On the surface, Flipkart's ₹670 crore investment in the e-payments space appears a tad late in a market overcrowded with digital payment providers such as Paytm, Mobikwik and FreeCharge.
But India's leading e-commerce player, Flipkart, is placing a huge bet on a cashless future for the Indian economy -- at least the urban economy which is seeing a rise in mobile shopping as smartphones become more affordable and internet access cheaper.
The ET reported that Flipkart plans to invest about Rs 670 crores to build out a separate digital business over the next three years. The business will be led by PhonePe, a payments startup provider Flipkart bought earlier this year, which it plans to commercialize shortly. PhonePe will also use the the new "Unified Payments Interface," a platform launched by the Reserve Bank of India recently that will let users make instant bank transfers using their phones without the need of credit cards or netbanking accounts, which typically require lengthy beneficiary details.
Flipkart CEO Binny Bansal has called the move a "long-term strategic bet" and believes that PhonePe might even overtake Flipkart. Flipkart is hoping its e-payment platform will be lapped up its customers as well as those of its brands such as Myntra. The ET report said the service could even expand to Kirana stores.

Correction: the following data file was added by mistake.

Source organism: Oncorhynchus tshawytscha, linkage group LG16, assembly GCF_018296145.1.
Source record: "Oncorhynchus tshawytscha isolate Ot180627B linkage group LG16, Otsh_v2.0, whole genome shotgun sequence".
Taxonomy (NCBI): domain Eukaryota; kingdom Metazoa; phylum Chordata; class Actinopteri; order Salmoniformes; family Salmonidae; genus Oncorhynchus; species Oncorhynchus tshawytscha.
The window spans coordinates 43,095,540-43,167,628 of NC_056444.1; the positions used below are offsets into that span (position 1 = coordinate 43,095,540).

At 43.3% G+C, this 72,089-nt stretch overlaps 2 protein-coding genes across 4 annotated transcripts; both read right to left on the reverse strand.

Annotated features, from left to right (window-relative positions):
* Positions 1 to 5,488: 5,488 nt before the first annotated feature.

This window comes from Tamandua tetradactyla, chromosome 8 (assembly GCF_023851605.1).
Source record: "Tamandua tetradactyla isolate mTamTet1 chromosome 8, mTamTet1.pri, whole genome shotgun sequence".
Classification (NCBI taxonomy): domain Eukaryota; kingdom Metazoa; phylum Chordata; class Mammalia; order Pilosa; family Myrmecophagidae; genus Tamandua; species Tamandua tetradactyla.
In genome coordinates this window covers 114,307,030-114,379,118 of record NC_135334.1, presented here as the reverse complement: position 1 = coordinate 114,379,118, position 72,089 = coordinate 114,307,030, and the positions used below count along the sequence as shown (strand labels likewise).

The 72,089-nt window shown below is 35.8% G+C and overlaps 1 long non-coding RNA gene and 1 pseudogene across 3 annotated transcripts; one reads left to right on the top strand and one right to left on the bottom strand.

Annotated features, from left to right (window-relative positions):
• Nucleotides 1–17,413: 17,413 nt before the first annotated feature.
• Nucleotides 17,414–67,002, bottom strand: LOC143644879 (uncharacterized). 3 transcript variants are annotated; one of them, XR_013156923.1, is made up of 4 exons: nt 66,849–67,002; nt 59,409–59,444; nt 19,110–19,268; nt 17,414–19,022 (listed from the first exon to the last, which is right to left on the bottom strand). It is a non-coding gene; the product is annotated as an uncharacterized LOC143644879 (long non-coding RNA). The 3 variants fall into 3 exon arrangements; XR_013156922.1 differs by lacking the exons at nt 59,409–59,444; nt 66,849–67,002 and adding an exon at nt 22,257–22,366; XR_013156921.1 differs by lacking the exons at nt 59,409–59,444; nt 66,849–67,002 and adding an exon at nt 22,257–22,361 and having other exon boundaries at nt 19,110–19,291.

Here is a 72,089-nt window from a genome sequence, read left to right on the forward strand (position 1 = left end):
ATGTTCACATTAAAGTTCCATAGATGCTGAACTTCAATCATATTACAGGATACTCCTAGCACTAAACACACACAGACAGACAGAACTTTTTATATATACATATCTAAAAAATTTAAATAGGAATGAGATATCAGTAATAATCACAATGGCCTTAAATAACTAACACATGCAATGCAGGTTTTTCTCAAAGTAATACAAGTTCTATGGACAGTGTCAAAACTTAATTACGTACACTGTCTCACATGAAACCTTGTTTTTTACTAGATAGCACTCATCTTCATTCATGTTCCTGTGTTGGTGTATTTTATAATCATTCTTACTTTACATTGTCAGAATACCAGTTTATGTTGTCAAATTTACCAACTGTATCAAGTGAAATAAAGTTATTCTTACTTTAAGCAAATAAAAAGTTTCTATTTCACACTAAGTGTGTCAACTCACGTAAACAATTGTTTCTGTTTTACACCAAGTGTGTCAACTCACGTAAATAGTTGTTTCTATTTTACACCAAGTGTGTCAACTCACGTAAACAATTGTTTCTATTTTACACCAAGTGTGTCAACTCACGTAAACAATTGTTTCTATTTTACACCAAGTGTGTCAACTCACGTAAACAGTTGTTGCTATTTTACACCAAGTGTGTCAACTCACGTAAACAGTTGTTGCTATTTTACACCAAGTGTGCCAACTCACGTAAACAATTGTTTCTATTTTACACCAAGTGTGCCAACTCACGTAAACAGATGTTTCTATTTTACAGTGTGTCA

The digital payments space holds a ton of promise for payment providers as customer habits evolve to using smartphones as digital wallets. Other e-commerce players that are leading in this space include Paytm, Amazon's India e-payments platform Emvantage, which also applied for an e-wallet licence, Snapdeal's Freeharge, as well as Mobikwik.
Research provider PwC predicts by 2019, about 800 million people in India will have access to e-payment platforms, and the adoption of e-payments is set to soar with the advent of Aadhaar. According to PwC estimates, mobile banking transactions tripled between 2012 and 2014, reaching 150 million in 2014.
However, the mobile payments space is not without its challenges. Convenience and customer loyalty is a challenge that makes customers uninstall these apps. A focus on security, simple interfaces can help app makers overcome those challenges, according to research by Nielsen Informate Mobile Insights.
The Nielsen research also showed that mobile payment apps are 1.2 times more popular among men than women. According to the report, men are also twice as engaged as women on these apps.
With the government's endless quest to tame black money in the economy, and Reserve Bank of India's drive to encourage payments banks and favorable fin-tech industry regulation, Flipkart's foray may end up with a decent payoff.